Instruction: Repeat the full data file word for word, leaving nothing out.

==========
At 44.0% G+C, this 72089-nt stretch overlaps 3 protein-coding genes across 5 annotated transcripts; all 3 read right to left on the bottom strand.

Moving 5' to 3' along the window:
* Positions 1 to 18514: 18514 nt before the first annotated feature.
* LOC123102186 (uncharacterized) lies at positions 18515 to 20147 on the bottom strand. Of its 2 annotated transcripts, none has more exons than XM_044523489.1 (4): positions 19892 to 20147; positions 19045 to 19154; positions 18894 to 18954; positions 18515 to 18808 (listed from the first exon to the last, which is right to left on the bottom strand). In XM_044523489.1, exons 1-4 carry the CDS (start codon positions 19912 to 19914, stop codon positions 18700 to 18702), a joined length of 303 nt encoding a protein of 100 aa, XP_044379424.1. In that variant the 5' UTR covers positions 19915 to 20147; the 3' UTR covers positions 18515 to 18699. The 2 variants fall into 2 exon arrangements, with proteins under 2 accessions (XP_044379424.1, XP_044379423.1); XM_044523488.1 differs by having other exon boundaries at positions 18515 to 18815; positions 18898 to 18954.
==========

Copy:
At 44.0% G+C, this 72089-nt stretch overlaps 3 protein-coding genes across 5 annotated transcripts; all 3 read right to left on the bottom strand.

Moving 5' to 3' along the window:
* Positions 1 to 18514: 18514 nt before the first annotated feature.
* LOC123102186 (uncharacterized) lies at positions 18515 to 20147 on the bottom strand. Of its 2 annotated transcripts, none has more exons than XM_044523489.1 (4): positions 19892 to 20147; positions 19045 to 19154; positions 18894 to 18954; positions 18515 to 18808 (listed from the first exon to the last, which is right to left on the bottom strand). In XM_044523489.1, exons 1-4 carry the CDS (start codon positions 19912 to 19914, stop codon positions 18700 to 18702), a joined length of 303 nt encoding a protein of 100 aa, XP_044379424.1. In that variant the 5' UTR covers positions 19915 to 20147; the 3' UTR covers positions 18515 to 18699. The 2 variants fall into 2 exon arrangements, with proteins under 2 accessions (XP_044379424.1, XP_044379423.1); XM_044523488.1 differs by having other exon boundaries at positions 18515 to 18815; positions 18898 to 18954.